The population of Helsinki was only 600 in 1710, after plague killed twice as many of its previous population. The city had been founded in 1550 by King Gustav Vasa of Sweden. Sweden and Russia fought over the territory several times during the 18th century, with Russia taking charge of the whole territory in 1809.
It was then that Helsinki became the capital of an autonomous Finland, after Tsar Alexander moved the capital east from Turku, which faces Sweden from Finland’s south-west coast. Helsinki is closer to Saint Petersburg, which was the capital of the Russian Empire at the time.
Seeing Finland’s size, and having first registered it from childhood through long-distance runner Lasse Virén winning double golds in the 1972 and 1976 Olympics, I was surprised to read that its independence is less than a century old. I visited the Olympic Stadium that hosted the 1952 Olympics on my first evening in the city. I’d seen the city centre’s impressive buildings after arriving at the port, with the sensational cathedral and senate square another pleasant surprise.
On my first full day I walked out of the city to the north-east for a couple of hours, reaching the Viikki nature reserve without much difficulty. It’s a beautiful big wetlands area, with many bridges linking islands and the mainland. Finland is the most forested country in Europe, with seventy per-cent of land covered, and takes its environmentalism seriously. According to the Finnish Environment Institute, Finland’s forested land is actually growing, and so are the populations of large mammals, such as bears, wolves, wolverines and lynx.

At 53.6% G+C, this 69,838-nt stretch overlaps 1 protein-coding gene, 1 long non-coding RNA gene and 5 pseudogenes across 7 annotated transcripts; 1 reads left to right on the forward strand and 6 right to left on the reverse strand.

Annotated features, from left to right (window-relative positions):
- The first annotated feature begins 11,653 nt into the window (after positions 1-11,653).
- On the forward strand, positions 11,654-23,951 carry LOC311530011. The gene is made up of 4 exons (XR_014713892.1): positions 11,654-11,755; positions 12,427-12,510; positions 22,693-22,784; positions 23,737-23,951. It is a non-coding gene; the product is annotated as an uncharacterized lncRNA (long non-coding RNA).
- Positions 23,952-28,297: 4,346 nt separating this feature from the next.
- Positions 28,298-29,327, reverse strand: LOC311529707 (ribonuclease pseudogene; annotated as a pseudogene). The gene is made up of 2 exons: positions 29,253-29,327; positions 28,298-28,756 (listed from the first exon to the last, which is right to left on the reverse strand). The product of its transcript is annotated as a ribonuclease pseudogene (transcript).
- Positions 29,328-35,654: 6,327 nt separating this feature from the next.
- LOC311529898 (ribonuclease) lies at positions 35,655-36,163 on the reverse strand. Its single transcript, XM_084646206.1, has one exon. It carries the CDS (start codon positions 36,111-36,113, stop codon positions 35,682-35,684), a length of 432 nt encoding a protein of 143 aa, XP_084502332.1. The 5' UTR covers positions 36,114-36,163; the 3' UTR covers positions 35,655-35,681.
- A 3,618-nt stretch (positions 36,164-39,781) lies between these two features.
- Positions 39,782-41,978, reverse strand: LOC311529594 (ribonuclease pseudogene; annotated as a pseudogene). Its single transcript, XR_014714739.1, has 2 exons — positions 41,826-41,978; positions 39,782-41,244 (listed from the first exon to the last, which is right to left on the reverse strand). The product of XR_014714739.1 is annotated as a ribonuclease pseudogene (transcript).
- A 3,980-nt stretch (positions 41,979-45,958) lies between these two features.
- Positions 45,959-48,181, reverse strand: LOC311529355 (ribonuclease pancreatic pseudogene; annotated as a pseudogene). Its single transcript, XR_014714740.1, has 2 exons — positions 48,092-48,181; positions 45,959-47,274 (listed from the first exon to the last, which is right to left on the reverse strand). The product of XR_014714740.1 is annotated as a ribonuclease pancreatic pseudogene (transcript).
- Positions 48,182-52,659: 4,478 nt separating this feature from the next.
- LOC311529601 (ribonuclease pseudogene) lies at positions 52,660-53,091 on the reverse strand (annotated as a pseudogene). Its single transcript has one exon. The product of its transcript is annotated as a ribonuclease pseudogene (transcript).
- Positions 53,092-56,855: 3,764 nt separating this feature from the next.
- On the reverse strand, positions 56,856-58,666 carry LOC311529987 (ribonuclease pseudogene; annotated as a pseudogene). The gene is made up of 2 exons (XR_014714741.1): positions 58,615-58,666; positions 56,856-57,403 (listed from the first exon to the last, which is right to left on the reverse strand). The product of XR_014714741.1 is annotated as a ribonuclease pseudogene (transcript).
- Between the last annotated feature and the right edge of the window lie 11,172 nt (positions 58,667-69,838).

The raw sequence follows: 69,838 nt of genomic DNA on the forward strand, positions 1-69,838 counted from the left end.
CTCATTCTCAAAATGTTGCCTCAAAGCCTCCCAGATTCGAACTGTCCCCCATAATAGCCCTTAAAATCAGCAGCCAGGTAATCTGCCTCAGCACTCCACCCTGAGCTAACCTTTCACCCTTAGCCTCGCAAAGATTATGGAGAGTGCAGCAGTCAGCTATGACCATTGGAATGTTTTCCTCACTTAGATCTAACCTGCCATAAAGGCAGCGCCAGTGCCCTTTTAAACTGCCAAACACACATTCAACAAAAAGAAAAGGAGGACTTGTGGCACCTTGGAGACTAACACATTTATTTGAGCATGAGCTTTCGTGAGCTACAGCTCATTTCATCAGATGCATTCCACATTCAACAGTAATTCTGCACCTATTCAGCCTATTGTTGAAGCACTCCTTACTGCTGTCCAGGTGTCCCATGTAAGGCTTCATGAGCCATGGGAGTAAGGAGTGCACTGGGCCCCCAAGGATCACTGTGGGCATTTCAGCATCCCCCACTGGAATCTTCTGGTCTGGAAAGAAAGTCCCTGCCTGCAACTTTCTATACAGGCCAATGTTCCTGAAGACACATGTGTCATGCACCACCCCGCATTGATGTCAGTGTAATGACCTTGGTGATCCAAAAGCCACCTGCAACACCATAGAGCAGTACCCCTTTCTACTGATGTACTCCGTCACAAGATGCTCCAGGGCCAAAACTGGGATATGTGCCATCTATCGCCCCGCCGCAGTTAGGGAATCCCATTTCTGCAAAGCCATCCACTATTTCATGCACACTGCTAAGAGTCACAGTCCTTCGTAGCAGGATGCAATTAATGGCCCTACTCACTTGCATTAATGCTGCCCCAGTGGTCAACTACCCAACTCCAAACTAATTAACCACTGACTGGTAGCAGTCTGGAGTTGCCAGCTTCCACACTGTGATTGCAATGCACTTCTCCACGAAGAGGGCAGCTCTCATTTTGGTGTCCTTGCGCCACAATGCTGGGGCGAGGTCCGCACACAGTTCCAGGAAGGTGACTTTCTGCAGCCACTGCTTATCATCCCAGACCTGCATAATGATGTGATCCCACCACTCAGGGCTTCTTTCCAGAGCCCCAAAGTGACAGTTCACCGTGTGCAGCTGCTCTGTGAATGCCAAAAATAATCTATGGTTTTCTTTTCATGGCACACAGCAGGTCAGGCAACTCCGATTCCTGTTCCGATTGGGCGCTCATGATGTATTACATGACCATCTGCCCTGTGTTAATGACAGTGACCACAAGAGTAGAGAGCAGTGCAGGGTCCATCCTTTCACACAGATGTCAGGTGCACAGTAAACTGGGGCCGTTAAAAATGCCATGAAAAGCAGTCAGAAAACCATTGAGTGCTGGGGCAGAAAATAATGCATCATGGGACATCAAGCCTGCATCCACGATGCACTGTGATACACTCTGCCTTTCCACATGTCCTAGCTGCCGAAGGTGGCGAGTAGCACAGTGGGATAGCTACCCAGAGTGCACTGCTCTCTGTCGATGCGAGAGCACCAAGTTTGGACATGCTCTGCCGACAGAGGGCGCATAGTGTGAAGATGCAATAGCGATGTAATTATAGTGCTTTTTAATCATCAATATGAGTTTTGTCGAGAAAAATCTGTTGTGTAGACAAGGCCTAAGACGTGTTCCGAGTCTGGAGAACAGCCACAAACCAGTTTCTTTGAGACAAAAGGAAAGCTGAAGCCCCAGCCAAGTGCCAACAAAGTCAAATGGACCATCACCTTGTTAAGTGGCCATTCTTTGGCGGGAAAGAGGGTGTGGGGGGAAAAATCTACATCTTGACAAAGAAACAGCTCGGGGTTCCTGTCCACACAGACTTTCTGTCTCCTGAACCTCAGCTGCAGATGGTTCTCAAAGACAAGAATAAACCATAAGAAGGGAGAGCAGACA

On my second of three days I visited Suomenlinna, a sea fortress built on six small islands in the eighteenth century by Sweden to protect their eastern border in the wars with Russia. I’d seen its fortifications when arriving on the ferry from Tallinn, and may not have visited if it wasn’t so financially reasonable. I’m glad it is, and I did.
You can reach the Unesco World Heritage Site’s main island on a municipal ferry boat, and then, like the open-air museum on Seurasaari, you just pay for individual displays and rooms. There are still many people living on the Suomenlinna islands, and it is also a popular conference centre. I walked through the village to the embattlements and cannons looking out at the Baltic Sea. It was the only cloudy day of my time in Helsinki, and quite chilly; making it easier to imagine the hardship of winter war there during the 18th century.
I thought it was going to be my only day of travelling through history until reaching the open-air museum on Seurasaari the next day. Finland has an interesting history, but seems to have a more promising future. Its environment and economy are managed efficiently, with recognition that each is vital to maintain a balance between health and prosperity for the country, its people and animals.
If You Go:
I arrived by boat with Linda Lines from Tallinn, Estonia – an hour trip costing 45 euros. I returned to the U.K. on Scandinavian Airlines. I’d flown to the Baltic with Ryanair, landing in Riga, Latvia, and then travelled overland to Estonia.
I stayed at the Sweet Dream guest house, Hämeentie 21G, Helsinki, which was very nice and well run.
About the author:
Marc Latham travelled to all the populated continents during his twenties. He studied during his thirties, including a BA in History, and spent his forties creative writing. He lives in Leeds, writing from the www.greenygrey3.com website. He has had a Magnificent Seven books published, most recently completing a trilogy of comedy fantasy travel by web maps and information. The blogged book’s theme might have inspired the return of the X Files. The Truth is Out There and all that, and the books are available on Amazon and other bookstores.
All photos by Marc Latham:
Helsinki central square
Canoeists in Viikki inlet
Suomenlinna: Tomb of Augustin Ehrensvard
Suomenlinna: Man in costume
Open-air museum boat
Open-air museum Karuna church
Statue near the Olympic Stadium